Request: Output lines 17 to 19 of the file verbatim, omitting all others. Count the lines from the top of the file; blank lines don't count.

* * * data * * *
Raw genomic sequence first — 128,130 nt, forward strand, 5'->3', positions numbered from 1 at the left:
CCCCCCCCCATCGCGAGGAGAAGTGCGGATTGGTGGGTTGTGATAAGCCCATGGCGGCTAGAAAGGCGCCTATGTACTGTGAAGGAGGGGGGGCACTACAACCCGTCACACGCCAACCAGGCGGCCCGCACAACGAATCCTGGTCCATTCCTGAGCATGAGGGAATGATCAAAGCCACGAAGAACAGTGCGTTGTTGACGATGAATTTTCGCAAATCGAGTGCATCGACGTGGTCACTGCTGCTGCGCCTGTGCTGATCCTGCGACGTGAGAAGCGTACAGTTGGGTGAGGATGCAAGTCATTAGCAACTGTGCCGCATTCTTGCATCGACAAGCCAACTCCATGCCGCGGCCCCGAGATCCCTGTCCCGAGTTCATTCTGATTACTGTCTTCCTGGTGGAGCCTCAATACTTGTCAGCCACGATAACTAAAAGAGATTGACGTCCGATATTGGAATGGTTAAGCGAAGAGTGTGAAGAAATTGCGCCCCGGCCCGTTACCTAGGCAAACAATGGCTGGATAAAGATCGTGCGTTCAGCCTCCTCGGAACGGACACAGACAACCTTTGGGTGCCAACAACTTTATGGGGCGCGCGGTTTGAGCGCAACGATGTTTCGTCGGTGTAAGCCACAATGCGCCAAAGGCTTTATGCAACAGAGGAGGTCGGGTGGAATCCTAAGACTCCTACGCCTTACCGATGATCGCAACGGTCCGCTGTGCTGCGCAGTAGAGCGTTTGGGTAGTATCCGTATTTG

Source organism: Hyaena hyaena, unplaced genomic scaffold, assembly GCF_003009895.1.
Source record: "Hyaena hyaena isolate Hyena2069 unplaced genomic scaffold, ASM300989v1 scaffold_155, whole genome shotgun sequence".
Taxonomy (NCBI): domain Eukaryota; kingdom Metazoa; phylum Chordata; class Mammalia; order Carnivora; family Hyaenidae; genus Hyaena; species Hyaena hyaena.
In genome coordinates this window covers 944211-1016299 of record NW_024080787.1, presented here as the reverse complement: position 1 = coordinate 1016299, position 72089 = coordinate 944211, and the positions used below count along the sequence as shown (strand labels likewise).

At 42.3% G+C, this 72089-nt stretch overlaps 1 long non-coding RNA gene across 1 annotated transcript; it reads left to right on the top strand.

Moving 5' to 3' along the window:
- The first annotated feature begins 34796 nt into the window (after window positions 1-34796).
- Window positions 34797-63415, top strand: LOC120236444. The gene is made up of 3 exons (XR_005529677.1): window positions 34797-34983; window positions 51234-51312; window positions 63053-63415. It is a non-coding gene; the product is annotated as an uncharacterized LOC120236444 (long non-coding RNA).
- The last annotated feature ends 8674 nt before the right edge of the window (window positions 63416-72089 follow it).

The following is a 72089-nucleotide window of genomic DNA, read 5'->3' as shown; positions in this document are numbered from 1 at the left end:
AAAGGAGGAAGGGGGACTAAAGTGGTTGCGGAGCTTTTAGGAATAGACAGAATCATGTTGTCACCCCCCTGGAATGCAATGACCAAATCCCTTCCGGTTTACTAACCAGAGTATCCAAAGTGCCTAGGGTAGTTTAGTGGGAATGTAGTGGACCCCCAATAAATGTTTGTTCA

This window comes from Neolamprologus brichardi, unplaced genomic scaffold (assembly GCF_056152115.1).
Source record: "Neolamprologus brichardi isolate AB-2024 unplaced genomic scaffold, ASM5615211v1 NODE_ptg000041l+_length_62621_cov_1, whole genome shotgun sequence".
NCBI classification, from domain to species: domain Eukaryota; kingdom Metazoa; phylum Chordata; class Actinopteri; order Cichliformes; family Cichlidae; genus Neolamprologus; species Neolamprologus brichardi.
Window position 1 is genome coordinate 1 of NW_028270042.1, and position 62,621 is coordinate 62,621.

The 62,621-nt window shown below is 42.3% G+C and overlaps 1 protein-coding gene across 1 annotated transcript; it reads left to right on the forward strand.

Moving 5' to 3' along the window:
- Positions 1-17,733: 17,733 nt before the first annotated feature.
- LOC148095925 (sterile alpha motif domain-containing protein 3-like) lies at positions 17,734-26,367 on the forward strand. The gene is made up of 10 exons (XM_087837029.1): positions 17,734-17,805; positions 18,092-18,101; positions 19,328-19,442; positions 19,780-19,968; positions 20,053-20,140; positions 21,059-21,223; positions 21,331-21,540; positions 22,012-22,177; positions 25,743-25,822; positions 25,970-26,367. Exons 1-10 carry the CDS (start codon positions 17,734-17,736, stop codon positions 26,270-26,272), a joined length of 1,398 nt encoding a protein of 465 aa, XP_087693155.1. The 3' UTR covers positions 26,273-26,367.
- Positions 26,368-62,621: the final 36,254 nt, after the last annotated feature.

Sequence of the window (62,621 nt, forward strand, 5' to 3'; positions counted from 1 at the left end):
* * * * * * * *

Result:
Window position 1 is genome coordinate 1 of NW_028270042.1, and position 62,621 is coordinate 62,621.

The 62,621-nt window shown below is 42.3% G+C and overlaps 1 protein-coding gene across 1 annotated transcript; it reads left to right on the forward strand.

Moving 5' to 3' along the window: